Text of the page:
It's the weekend and time to try to leave the blues behind for a minute. What with one reminiscence leading to another, I first met Rufus Thomas when he came around to sell ads on his WDIA radio show to my dad's appliance business in Walker Homes that he set up to fill some space in a strip center he built, to get better prices for appliances he bought for homes he built, and to give my mom a job. It was around this time that Rufus came out with a monster hit, "Walkin' The Dog":
Somehow we became buds, and one afternoon I was over at his house on Trigg, I think it was. He kept wanting to demonstrate his new "clapper" switch, turning his stereo on and off by clapping his hands. A pretty young lady opened the front door, wheeling a bicycle in. "This is my daughter Carla," he said. My favorite of hers is "B-A-B-Y":
Another afternoon years later, I had what I thought was a great idea; so I went over to Rufus' new place in the Sharpe Avenue area and laid it out for him. Cable and music television had come about, along with all the ads for obscure products not available in stores. Rufus had had more records about dances than anybody, so it seemed a natural for him to have a videotape preserving all these teen dance steps for posterity. He liked the idea, but asked that question older musicians ask who feel they have been cheated out of royalties, "How much front money can you get me?", figuring that's all the money they'll ever see. Well, I was in no position to produce the damned thing; and unfortunately it never got done. I miss you, my friend.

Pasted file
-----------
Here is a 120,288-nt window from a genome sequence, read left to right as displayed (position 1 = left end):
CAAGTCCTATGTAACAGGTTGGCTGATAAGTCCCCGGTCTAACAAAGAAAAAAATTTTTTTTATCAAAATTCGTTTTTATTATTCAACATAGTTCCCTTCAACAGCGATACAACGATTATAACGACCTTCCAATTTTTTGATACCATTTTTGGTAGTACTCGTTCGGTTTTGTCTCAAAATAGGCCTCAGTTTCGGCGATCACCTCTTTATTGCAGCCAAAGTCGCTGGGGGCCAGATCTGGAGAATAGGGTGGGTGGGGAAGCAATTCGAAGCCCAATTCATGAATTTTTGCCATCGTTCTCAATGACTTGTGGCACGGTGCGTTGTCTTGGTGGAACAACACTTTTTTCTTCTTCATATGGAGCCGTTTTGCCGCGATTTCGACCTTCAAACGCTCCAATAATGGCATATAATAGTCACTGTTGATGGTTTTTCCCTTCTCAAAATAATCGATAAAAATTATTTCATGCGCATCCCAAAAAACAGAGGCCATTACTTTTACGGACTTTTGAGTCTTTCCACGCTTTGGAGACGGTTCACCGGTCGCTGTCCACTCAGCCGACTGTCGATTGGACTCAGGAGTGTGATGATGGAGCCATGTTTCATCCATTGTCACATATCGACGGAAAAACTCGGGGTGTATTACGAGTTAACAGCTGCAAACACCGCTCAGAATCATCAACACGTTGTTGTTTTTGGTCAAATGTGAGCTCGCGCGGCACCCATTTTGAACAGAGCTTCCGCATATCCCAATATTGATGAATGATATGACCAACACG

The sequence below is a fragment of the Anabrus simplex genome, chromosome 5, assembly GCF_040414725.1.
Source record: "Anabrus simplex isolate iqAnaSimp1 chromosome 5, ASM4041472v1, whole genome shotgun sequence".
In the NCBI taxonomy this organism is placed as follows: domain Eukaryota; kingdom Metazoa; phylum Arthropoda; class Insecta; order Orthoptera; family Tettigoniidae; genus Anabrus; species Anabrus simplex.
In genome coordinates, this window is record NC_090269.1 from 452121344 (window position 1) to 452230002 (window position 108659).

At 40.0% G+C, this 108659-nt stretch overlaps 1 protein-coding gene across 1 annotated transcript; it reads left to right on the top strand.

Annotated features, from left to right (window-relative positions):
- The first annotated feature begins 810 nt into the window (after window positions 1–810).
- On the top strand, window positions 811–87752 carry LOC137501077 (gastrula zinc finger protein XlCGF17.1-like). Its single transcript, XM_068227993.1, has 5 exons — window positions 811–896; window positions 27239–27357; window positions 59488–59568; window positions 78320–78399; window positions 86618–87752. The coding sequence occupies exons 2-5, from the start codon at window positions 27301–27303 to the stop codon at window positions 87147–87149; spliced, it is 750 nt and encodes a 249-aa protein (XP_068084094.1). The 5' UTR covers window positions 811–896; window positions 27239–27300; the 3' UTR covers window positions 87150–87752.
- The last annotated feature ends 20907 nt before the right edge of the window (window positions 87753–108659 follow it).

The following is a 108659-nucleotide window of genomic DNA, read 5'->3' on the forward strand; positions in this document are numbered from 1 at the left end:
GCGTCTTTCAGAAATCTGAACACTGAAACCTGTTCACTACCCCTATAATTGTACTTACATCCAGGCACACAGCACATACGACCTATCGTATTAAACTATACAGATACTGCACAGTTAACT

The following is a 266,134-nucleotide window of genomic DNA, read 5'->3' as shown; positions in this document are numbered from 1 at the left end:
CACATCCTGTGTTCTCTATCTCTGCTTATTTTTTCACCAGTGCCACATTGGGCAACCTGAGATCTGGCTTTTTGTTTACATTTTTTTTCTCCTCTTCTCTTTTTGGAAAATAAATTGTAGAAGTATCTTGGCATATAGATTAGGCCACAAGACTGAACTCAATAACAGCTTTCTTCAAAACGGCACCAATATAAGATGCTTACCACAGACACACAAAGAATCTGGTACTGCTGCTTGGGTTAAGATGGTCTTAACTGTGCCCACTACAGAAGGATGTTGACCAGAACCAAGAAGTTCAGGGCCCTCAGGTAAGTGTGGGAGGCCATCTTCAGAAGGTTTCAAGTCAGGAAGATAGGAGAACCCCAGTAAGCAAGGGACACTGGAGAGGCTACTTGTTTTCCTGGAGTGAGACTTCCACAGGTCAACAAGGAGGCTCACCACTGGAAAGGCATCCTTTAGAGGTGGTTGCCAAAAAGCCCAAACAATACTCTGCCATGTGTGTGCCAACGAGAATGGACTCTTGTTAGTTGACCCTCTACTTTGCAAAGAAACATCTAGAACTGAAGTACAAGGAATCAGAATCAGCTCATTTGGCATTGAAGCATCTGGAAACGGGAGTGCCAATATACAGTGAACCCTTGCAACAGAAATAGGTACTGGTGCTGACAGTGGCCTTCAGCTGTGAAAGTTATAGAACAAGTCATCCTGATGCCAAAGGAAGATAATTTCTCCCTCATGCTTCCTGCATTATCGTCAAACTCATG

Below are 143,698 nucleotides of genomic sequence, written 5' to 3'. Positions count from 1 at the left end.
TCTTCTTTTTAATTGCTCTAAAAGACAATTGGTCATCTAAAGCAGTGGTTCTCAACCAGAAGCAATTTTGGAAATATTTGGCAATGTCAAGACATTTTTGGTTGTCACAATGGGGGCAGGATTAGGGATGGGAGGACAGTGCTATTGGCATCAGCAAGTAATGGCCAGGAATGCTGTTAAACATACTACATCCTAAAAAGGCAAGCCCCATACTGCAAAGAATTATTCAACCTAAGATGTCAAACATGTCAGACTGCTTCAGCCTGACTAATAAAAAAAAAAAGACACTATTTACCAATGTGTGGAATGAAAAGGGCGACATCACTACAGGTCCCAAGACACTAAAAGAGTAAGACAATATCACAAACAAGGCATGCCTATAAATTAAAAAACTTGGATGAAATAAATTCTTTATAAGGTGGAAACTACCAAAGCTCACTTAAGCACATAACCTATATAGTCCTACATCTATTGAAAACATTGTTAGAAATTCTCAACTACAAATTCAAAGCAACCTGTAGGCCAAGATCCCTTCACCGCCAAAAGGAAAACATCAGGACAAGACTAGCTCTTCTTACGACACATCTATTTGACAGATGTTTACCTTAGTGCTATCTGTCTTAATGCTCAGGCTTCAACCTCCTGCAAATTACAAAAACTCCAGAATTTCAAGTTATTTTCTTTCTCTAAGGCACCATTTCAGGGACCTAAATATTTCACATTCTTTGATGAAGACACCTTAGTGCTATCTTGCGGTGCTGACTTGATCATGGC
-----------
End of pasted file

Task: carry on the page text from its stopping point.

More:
One final anecdote: I had just read a biography of Jim Morrison which contained the following description of part of the goings-on on the singer's last day alive:
I called Rufus on the phone and asked him, "Have you ever heard of Jim Morrison?" He said no. I added, "Had that group called the Doors?" That didn't help either, so I said, "You remember the song 'Light My Fire.'?" Yeah, he remembered that. So I read him the passage above. Weird. I think he much preferred my call alerting him to WEVL-FM playing his music non-stop when the station got a re-release of Stax records stuff, because less than an hour after I alerted him, he had gotten himself invited down to the station to help DJ the stuff and sounded sooooo happy.